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Calabrian cuisine fires up the menu

Calabrian food may not ring culinary bells like Neapolitan pizza or steak Florentine. So how do chefs entice diners to a lesser known cuisine, even from a well-eaten nation like Italy?

The challenge to serve a very spicy, smoked Calabrian salame with the exotic name of ‘Nduja didn’t deter Staffan Terje. The chef-owner of Perbacco in San Francisco introduced Calabria as a July special offering at his more casual Barbacco Eno Trattoria next door.

I was attracted to the Barbacco menu because I had recently attended a Calabrian cooking class by Rosetta Costantino. A native Calabrian, Costantino and Janet Fletcher wrote the first Calabrian cookbook in 2010, “My Calabria.” In the class Costantino highlighted the food from the “toe” of Italy’s boot with its intense spice elements, reliance on simple, foraged ingredients and copious amounts of tomatoes, garlic, vegetables and seafood.

Not being a spice girl or lover of small, shiny fish, I declined the spicy pepper flakes to toss on my pasta and eschewed the anchovy in the mozzarella stuffed squash blossoms.

So I tapped my hot-pepper-seeking friend to join me for the Calabrian dinner at Barbacco. We were intrigued by the first menu item, ‘Nduja. The server pronounced it “andouille” like the original French version. We both dove into the paté-like presentation on crostini.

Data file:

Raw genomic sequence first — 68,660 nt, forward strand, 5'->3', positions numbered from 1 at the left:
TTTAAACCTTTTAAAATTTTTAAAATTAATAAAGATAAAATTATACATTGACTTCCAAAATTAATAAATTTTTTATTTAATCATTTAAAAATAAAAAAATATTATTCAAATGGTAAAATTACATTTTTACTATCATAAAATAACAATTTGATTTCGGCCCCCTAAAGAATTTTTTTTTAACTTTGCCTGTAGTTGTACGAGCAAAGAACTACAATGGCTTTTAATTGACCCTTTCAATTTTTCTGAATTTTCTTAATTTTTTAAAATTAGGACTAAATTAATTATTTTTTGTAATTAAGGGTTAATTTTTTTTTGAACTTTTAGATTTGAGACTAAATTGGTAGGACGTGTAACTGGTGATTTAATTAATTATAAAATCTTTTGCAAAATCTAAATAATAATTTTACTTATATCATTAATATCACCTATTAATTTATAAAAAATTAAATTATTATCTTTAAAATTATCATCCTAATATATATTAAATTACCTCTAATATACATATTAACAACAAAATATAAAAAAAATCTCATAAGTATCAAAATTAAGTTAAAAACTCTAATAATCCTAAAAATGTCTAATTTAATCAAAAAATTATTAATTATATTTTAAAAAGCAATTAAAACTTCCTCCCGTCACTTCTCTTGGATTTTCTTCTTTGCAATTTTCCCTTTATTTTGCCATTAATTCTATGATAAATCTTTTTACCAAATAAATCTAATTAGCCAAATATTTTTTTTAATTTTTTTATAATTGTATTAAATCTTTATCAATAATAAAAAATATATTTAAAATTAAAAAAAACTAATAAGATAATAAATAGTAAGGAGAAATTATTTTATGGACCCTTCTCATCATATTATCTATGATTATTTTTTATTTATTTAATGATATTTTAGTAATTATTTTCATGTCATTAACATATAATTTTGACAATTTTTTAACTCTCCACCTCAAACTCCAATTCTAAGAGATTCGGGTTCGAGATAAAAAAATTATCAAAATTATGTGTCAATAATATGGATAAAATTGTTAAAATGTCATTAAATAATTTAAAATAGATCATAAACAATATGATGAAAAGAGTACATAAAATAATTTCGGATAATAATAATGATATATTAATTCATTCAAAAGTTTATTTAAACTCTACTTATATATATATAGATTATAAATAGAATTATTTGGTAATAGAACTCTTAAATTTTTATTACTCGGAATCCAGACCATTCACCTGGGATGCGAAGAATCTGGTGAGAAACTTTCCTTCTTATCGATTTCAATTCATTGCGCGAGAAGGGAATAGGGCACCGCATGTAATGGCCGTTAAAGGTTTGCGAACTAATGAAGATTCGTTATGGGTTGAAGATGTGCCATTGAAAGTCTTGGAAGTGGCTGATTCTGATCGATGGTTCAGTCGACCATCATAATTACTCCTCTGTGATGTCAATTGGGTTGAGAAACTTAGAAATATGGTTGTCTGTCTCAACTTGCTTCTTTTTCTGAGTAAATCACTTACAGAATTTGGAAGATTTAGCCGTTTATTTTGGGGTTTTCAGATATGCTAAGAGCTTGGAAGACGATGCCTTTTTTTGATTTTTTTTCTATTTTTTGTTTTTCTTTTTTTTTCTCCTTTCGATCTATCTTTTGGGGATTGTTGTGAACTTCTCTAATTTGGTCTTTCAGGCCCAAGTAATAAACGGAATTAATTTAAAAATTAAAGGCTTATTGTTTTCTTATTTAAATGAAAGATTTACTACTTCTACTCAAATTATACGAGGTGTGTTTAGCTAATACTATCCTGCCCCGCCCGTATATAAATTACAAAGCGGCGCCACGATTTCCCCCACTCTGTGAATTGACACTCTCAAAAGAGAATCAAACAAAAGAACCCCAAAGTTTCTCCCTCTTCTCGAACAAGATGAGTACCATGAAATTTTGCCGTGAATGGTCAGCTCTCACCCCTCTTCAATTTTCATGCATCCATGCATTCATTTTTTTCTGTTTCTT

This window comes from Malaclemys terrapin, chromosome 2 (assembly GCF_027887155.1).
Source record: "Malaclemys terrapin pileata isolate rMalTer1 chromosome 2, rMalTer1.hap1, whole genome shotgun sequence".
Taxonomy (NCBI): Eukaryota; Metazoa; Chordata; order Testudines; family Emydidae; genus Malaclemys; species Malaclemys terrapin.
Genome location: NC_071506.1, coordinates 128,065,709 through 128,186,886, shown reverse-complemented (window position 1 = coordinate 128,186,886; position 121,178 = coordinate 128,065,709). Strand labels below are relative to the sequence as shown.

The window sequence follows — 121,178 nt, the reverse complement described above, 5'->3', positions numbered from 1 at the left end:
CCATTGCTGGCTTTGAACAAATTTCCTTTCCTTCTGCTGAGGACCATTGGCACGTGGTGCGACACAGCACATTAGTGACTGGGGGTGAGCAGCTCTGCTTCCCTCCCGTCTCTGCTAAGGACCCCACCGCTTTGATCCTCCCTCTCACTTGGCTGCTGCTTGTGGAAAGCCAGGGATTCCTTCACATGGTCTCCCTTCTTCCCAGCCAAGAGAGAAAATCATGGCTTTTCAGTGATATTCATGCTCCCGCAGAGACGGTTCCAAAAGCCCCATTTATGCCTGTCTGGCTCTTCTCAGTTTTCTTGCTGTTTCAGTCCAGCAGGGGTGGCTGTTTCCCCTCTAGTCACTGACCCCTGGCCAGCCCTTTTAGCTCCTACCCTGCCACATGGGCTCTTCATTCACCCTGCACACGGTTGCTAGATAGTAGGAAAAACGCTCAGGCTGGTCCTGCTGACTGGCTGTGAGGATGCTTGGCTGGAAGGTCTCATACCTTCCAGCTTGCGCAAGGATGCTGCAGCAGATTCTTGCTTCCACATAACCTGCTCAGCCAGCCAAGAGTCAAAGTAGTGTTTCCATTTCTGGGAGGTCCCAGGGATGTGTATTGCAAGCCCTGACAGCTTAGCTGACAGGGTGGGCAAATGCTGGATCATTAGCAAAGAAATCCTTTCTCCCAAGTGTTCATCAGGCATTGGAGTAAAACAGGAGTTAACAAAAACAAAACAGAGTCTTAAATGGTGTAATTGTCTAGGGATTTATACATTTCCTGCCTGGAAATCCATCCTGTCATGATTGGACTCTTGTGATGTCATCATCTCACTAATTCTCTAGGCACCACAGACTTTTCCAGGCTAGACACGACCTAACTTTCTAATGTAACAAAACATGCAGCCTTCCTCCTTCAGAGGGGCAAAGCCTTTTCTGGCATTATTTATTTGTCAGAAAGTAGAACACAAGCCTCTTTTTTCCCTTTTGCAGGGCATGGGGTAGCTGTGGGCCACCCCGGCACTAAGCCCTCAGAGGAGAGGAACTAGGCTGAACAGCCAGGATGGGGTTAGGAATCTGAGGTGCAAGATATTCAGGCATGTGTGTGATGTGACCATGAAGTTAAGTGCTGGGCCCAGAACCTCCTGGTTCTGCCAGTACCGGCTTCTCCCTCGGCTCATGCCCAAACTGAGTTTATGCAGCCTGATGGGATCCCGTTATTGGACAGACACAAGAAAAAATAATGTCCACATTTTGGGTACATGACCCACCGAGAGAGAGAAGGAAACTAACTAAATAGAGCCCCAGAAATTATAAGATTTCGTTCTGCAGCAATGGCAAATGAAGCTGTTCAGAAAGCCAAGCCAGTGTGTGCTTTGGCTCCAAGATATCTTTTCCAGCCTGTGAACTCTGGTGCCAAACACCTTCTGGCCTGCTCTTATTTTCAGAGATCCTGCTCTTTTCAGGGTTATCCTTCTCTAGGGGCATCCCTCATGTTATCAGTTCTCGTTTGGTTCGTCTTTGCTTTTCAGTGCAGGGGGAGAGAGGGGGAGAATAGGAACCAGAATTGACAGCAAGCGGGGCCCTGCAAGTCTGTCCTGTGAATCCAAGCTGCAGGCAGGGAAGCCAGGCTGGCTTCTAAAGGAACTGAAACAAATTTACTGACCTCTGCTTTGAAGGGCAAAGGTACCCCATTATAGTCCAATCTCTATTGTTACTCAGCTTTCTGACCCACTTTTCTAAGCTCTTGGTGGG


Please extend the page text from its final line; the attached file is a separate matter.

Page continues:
How did French sausage get so spiced up in Calabria? And how did Chef Terje get the clean meat flavors to shine through despite the intense heat so I could polish off my portion?

The first question is easy, says Chef Terje. The Bourbon kings once ruled Calabria and brought their favorite sausage recipes. Numerous invaders and spice traders introduced hot peppers and exotic seasonings to the coastal villagers which made their way to the central mountain region’s dwellers.

Keeping it spicy but not spooky

A true culinary scholar, Terje studies old cookbooks to find the authentic recipes such as ‘Nduja. “We keep the actual dialect words and the concept of the old recipes. But we apply current ingredients,” says Terje.

Even in San Francisco, says Terje, “We have to balance exotic ingredients with the recognizable. We can serve food that might be spicy, but it can’t be scary. Many Calabrian dishes have tripe. Take Cavatieddi alla Silana, a dish from the mountainous central area. We substitute house made sausage—this is a popular dish.”

The braciolette di alici featured four small anchovy wrapped rolls packed with bread crumbs, pecorino, parsley, oregano and garlic. I intended to share my fish roll after the first bite. But Terje lured me in with just enough heat as to not overwhelm the dish, a balanced amount of garlic, and thin, very thin, fresh anchovies from the San Francisco Bay. Plus, who doesn’t like the classic bread crumb-cheese stuffing? I gobbled both of my rolls.

Changing the pace for regulars

At Perbacco the menu fields the buttery rich, creamy foods of the Piedmont area year-round. To delight the regulars and draw in culinary explorers, Terje brings Southern Italian specials to Barbacco in the summer. Calabria in particular, says Terje, offers a refreshing summer approach with less meat, more tomato sauce and EVO.